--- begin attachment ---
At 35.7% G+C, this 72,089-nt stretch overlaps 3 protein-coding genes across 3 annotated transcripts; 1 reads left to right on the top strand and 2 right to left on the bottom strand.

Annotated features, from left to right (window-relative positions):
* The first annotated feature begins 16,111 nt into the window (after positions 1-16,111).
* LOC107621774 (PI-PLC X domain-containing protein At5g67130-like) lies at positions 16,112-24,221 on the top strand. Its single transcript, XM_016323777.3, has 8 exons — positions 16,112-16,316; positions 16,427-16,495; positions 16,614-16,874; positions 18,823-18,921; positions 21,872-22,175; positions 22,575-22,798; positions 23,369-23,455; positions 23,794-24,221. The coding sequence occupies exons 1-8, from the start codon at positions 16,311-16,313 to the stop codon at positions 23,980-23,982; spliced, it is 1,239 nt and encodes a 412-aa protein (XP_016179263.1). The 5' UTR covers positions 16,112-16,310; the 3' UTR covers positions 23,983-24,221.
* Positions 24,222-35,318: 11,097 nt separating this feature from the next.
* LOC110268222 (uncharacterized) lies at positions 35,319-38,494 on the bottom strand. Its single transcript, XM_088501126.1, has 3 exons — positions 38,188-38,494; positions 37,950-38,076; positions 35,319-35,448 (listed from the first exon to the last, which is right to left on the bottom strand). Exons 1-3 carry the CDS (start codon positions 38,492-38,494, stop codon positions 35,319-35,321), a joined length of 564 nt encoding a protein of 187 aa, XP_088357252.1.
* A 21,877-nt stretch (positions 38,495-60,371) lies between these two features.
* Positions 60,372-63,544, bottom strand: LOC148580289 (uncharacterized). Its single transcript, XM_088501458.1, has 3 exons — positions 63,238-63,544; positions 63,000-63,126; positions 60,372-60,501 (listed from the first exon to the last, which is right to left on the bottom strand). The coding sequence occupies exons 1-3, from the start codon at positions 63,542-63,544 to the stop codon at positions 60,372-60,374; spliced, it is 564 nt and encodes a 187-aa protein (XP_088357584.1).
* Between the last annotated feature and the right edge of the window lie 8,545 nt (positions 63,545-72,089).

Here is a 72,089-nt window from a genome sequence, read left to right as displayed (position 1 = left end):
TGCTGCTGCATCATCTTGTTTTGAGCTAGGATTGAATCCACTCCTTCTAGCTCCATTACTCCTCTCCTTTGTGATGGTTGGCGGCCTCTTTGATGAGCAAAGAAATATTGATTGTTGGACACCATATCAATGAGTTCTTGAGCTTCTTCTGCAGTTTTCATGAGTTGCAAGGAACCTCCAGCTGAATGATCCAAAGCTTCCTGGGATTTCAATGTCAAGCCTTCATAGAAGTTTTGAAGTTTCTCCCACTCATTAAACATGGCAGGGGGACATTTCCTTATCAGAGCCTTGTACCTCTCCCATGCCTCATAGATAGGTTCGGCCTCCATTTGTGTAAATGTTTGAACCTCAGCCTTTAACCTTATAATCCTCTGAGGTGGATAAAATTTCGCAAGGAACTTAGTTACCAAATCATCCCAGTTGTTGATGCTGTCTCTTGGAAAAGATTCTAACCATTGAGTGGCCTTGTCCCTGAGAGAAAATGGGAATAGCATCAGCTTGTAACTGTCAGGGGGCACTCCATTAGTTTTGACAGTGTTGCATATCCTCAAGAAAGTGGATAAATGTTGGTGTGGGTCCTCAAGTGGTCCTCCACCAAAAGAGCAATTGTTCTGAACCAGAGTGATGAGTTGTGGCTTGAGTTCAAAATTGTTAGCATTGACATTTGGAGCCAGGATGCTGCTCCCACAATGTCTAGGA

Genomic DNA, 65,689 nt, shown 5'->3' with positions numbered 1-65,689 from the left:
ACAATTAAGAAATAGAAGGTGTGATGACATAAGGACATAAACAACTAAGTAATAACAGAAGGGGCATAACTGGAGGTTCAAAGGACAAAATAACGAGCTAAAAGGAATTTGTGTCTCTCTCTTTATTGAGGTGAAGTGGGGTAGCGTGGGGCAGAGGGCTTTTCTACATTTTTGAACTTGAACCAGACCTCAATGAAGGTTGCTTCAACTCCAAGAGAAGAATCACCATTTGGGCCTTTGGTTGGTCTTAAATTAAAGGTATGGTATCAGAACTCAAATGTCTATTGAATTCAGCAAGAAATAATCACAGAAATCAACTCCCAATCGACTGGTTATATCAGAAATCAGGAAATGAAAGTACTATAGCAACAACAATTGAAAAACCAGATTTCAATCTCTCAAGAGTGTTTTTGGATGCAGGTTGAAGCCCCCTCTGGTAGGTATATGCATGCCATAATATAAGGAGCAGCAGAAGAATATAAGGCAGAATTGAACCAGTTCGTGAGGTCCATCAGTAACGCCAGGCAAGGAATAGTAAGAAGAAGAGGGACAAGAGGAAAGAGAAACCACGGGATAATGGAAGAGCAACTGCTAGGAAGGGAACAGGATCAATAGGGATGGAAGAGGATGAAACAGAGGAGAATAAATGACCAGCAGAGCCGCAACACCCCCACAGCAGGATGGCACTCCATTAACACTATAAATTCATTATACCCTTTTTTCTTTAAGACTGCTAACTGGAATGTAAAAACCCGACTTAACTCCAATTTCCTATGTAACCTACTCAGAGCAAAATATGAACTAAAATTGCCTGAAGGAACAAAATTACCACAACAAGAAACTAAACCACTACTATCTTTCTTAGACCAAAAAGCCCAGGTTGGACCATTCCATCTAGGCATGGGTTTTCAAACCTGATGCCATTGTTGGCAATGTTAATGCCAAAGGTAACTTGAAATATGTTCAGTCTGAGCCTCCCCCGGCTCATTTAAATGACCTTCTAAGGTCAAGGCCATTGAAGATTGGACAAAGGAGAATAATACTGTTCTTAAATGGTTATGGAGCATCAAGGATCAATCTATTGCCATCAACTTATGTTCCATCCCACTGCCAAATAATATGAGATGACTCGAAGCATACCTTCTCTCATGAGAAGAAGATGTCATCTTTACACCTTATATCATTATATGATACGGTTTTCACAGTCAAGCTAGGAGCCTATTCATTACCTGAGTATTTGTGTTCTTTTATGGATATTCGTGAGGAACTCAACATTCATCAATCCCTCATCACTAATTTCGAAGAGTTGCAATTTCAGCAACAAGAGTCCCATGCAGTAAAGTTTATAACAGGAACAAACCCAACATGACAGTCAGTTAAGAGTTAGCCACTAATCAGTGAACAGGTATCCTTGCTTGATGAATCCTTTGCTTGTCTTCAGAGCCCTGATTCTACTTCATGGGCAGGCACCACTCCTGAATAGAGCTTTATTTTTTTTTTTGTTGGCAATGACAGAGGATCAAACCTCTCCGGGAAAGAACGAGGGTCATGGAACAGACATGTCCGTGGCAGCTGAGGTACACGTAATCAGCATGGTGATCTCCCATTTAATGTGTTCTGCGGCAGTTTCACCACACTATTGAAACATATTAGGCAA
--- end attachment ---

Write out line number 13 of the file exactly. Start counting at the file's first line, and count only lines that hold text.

ACAATTAAGAAATAGAAGGTGTGATGACATAAGGACATAAACAACTAAGTAATAACAGAAGGGGCATAACTGGAGGTTCAAAGGACAAAATAACGAGCTAAAAGGAATTTGTGTCTCTCTCTTTATTGAGGTGAAGTGGGGTAGCGTGGGGCAGAGGGCTTTTCTACATTTTTGAACTTGAACCAGACCTCAATGAAGGTTGCTTCAACTCCAAGAGAAGAATCACCATTTGGGCCTTTGGTTGGTCTTAAATTAAAGGTATGGTATCAGAACTCAAATGTCTATTGAATTCAGCAAGAAATAATCACAGAAATCAACTCCCAATCGACTGGTTATATCAGAAATCAGGAAATGAAAGTACTATAGCAACAACAATTGAAAAACCAGATTTCAATCTCTCAAGAGTGTTTTTGGATGCAGGTTGAAGCCCCCTCTGGTAGGTATATGCATGCCATAATATAAGGAGCAGCAGAAGAATATAAGGCAGAATTGAACCAGTTCGTGAGGTCCATCAGTAACGCCAGGCAAGGAATAGTAAGAAGAAGAGGGACAAGAGGAAAGAGAAACCACGGGATAATGGAAGAGCAACTGCTAGGAAGGGAACAGGATCAATAGGGATGGAAGAGGATGAAACAGAGGAGAATAAATGACCAGCAGAGCCGCAACACCCCCACAGCAGGATGGCACTCCATTAACACTATAAATTCATTATACCCTTTTTTCTTTAAGACTGCTAACTGGAATGTAAAAACCCGACTTAACTCCAATTTCCTATGTAACCTACTCAGAGCAAAATATGAACTAAAATTGCCTGAAGGAACAAAATTACCACAACAAGAAACTAAACCACTACTATCTTTCTTAGACCAAAAAGCCCAGGTTGGACCATTCCATCTAGGCATGGGTTTTCAAACCTGATGCCATTGTTGGCAATGTTAATGCCAAAGGTAACTTGAAATATGTTCAGTCTGAGCCTCCCCCGGCTCATTTAAATGACCTTCTAAGGTCAAGGCCATTGAAGATTGGACAAAGGAGAATAATACTGTTCTTAAATGGTTATGGAGCATCAAGGATCAATCTATTGCCATCAACTTATGTTCCATCCCACTGCCAAATAATATGAGATGACTCGAAGCATACCTTCTCTCATGAGAAGAAGATGTCATCTTTACACCTTATATCATTATATGATACGGTTTTCACAGTCAAGCTAGGAGCCTATTCATTACCTGAGTATTTGTGTTCTTTTATGGATATTCGTGAGGAACTCAACATTCATCAATCCCTCATCACTAATTTCGAAGAGTTGCAATTTCAGCAACAAGAGTCCCATGCAGTAAAGTTTATAACAGGAACAAACCCAACATGACAGTCAGTTAAGAGTTAGCCACTAATCAGTGAACAGGTATCCTTGCTTGATGAATCCTTTGCTTGTCTTCAGAGCCCTGATTCTACTTCATGGGCAGGCACCACTCCTGAATAGAGCTTTATTTTTTTTTTTGTTGGCAATGACAGAGGATCAAACCTCTCCGGGAAAGAACGAGGGTCATGGAACAGACATGTCCGTGGCAGCTGAGGTACACGTAATCAGCATGGTGATCTCCCATTTAATGTGTTCTGCGGCAGTTTCACCACACTATTGAAACATATTAGGCAA